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Mohammed v. Logistics

August 24, 2006


The opinion of the court was delivered by: District Judge Susan J. Dlott


This matter comes before the Court on Defendant's Motion for Summary Judgment. (Doc. #39.) Defendant Penske Logistics ("Penske") contends that there are no material facts in dispute and that it is entitled to judgment as a matter of law on Plaintiff's employment discrimination claims. For the reasons stated below, the Court GRANTS IN PART AND DENIES IN PART Penske's motion.


Plaintiff Al-Mahdi Mohammed is an African-American male and former employee of Penske. (Am. Cmplt. ¶ 5; Ans. ¶ 5.) Prior to his employment with Penske, Mohammed had worked as an over-the-road truck driver for a logistics company called Transpersonnel from 1989 to 1999. (Mohammed Dep. at 32-33.) Transpersonnel had a shipping contract with GE Aircraft Engines ("GE") during the time of Mohammed's employment. (Id. at 33.) In January 2000, Transpersonnel lost the GE contract to Penske. (Id.) Penske offered positions to all former Transpersonnel drivers when it took over the contract, but Mohammed declined to accept employment at that time. (Id. at 33-34.)

Mohammed asserts that he first applied for employment with Penske in April 2000, and then filed an updated application on February 9, 2001. (Id. 37-38, 41.) Penske's records do not contain an application prior to the one completed on February 9, 2001. (Peters Aff. ¶ 8.) On February 16, 2001, Mohammed filed a charge of racial discrimination jointly with the Ohio Civil Rights Commission and the Equal Employment Opportunity Commission (jointly referred to herein as the "OCRC charge"). (Am. Cmplt. ¶ 7; Ans. ¶ 7.) The parties negotiated a settlement of the charge through the OCRC. (Mohammed Dep. at 83.) A brief discussion of the organization of Penske is necessary to understand the terms of the settlement. Penske employs both local drivers represented by Teamsters Local Union No. 100 and over-the-road, or longer-haul, drivers represented by Teamsters' Local Union No. 114. (Peters Aff. ¶ 4-5.) The drivers on the Local or City Board, and the Road Board, as the two groups of drivers are respectively known, have separate collective bargaining agreements ("CBAs"), pay, and seniority rights. (Id. ¶ 4.)

As part of the settlement, Penske hired Mohammed onto the Local Board with the understanding that he would be placed on the Road Board when a position came open. (Id. ¶ 10; Mohammed Dep. at 78-79.) It is undisputed that Mohammed, pursuant to the settlement, signed a standard OCRC form called a "Request for Withdrawal of Charge of Discrimination" ("the first withdrawal") on June 5, 2001. (Kautzmann Aff. ex. A; Mohammed Dep. at 83-84.) The undisputed first withdrawal is the only Request for Withdrawal found in the official OCRC file. (Kautzmann Aff. ¶ 3.) It contains no facts specific to Mohammed's dispute, but merely states that Mohammed "request[s] the withdrawal of [the] charges because the issues of my charge have been resolved." (Id. ex. A.)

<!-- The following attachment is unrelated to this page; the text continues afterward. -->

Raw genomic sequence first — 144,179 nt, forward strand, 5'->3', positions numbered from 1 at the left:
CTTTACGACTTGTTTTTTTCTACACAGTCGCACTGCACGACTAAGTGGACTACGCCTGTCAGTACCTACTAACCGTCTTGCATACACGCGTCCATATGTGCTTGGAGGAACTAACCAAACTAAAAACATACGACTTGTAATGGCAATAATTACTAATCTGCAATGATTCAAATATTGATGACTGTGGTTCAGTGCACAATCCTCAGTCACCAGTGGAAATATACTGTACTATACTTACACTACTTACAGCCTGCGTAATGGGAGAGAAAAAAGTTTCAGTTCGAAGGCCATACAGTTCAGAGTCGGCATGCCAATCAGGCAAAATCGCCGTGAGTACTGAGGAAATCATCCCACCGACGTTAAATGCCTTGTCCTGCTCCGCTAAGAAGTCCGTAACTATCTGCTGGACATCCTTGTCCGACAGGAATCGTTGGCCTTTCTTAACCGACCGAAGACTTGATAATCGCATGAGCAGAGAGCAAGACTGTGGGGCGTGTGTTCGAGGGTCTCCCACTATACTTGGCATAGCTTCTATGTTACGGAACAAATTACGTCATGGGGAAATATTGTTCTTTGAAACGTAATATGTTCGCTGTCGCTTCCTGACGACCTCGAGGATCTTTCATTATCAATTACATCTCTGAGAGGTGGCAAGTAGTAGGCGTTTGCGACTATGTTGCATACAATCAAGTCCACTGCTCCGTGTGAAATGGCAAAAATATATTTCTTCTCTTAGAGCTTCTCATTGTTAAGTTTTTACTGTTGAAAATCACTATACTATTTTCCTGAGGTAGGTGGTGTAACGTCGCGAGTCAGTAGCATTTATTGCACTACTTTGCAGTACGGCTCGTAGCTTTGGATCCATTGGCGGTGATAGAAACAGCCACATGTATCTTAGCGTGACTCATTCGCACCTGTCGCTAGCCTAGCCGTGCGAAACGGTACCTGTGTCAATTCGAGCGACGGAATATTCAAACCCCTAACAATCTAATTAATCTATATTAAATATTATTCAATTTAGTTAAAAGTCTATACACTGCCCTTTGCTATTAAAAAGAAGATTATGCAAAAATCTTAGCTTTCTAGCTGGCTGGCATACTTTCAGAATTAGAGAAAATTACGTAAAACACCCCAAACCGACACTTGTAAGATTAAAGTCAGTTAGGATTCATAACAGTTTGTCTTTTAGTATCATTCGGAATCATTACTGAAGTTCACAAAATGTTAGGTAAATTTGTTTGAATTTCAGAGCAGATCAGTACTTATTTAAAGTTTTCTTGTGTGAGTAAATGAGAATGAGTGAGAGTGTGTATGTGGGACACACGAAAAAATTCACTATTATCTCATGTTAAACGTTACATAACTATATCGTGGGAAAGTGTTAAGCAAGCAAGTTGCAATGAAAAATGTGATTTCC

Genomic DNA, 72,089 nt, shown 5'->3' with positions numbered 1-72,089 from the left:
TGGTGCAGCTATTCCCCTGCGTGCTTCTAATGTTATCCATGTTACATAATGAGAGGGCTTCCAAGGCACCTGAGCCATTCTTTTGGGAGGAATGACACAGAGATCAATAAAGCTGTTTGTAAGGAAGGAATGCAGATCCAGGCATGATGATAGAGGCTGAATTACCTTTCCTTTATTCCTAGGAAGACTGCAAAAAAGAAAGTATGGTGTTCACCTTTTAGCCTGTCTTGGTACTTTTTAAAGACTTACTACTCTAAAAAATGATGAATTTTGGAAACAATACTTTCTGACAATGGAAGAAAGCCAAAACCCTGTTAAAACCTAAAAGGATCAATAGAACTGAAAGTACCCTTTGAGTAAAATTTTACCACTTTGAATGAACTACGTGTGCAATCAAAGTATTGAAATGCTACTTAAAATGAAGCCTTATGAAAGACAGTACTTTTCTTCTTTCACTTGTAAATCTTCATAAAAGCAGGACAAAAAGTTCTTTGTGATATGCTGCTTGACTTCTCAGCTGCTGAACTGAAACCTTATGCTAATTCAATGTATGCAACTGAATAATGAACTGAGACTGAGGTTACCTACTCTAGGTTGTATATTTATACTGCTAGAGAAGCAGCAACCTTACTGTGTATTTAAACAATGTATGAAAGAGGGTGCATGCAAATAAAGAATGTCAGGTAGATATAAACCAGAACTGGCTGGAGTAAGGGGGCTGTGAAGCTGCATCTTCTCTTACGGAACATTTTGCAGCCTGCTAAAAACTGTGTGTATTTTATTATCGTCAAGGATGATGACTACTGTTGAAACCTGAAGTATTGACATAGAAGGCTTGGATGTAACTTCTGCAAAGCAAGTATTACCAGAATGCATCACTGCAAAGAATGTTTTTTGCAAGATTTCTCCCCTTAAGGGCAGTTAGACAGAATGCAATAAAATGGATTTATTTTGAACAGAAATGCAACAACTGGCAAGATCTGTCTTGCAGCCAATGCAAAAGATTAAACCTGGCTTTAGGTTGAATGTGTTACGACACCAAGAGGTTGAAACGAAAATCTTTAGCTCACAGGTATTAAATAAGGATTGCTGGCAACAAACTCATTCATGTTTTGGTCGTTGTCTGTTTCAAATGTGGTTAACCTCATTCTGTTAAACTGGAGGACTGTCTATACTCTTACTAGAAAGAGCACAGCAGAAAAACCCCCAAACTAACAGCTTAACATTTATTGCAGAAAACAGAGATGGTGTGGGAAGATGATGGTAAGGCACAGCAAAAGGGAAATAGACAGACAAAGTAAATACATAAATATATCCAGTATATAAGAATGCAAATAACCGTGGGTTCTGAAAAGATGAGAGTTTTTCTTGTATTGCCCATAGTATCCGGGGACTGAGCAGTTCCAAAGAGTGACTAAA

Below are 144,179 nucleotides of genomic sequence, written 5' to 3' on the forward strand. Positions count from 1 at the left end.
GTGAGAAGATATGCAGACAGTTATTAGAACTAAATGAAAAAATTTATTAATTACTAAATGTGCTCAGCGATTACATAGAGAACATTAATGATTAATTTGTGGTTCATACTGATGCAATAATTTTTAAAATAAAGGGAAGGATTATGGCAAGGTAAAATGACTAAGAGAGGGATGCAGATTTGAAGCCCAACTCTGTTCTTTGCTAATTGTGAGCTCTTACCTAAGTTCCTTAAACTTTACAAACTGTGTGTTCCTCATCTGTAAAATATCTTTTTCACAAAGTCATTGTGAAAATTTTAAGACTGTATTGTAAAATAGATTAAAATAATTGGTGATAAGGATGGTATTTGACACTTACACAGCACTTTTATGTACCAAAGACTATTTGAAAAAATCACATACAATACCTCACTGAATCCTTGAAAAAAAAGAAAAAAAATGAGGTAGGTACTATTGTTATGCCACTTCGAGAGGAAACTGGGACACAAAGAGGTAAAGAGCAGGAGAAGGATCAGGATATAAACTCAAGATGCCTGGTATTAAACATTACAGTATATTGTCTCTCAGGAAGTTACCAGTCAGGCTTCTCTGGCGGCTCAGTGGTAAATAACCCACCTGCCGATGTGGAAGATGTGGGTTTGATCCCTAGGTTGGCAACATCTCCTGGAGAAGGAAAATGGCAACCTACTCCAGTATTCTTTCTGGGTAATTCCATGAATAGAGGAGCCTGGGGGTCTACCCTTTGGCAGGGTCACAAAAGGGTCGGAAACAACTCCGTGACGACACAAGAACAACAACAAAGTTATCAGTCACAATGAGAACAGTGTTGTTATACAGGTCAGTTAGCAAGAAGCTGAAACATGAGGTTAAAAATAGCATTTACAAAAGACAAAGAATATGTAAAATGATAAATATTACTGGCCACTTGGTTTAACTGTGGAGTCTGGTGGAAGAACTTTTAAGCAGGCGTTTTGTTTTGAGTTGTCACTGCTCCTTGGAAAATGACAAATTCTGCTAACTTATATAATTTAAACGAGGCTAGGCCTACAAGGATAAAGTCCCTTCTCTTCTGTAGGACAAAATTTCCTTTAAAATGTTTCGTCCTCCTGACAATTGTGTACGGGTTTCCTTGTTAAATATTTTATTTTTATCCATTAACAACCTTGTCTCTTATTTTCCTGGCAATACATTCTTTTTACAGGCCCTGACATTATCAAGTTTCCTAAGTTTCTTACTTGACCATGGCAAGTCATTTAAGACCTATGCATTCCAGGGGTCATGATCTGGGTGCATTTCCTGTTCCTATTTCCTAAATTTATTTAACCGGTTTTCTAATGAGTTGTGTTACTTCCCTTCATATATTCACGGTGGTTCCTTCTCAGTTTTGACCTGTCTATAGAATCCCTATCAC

Other crucial facts regarding settlement of the OCRC charge are disputed. Mohammed testified at his deposition that, during the negotiations leading to the settlement, he requested that Penske give him full seniority rights as if he had been hired in April 2000, the date he contends he first applied for employment. (Id. at 78-80, 84.) He admitted that the OCRC representative told him that the OCRC did not have the authority to impose that requirement on Penske and that he would have to file a court case to have the seniority provision imposed on Penske. (Id. at 82.) Mohammed also testified that it was discussed that the union would have to be involved in any issues regarding seniority. (Id. at 82, 176.) Pursuant to the CBAs, Penske determined seniority based on the date an employee was hired into a position within the union. (Peters Aff. ¶ 10, 12.) However, Mohammed also testified at his deposition that he and Penske had agreed that he would join "the local board with the intention of going to the road board with my seniority." (Mohammed Dep. at 174.) Mohammed clarified again in later testimony that he intended seniority to mean the April 2000 date. (Id. at 222-23.)

In a subsequent affidavit, Mohammed again asserted that obtaining seniority based on the April 2000 application date was a prerequisite to his agreeing to settle and withdraw the OCRC charge. (Mohammed 2/10/06 Aff. ¶ 7.) Mohammed asserted that he signed the undisputed withdrawal on June 5, 2001 without realizing that it did not contain the seniority provision. (Mohammed 3/3/06 Aff. ¶ 4.) He stated that he requested the OCRC investigator to revise the withdrawal form and he presents into evidence a second Request for Withdrawal of Charge of Discrimination ("the second withdrawal") similar to the undisputed withdrawal, but with the addition of a seniority provision. (Mohammed 3/03/06 Aff. ¶ 4 & ex. 1.) The signed second withdrawal states that "Penske Logistics and I have agreed that once they place me on the Road- Board in which the position I first applied and with my proper seniority, I will withdrawal [sic] my charge." (Mohammed 3/3/06 Aff. ex. 1.)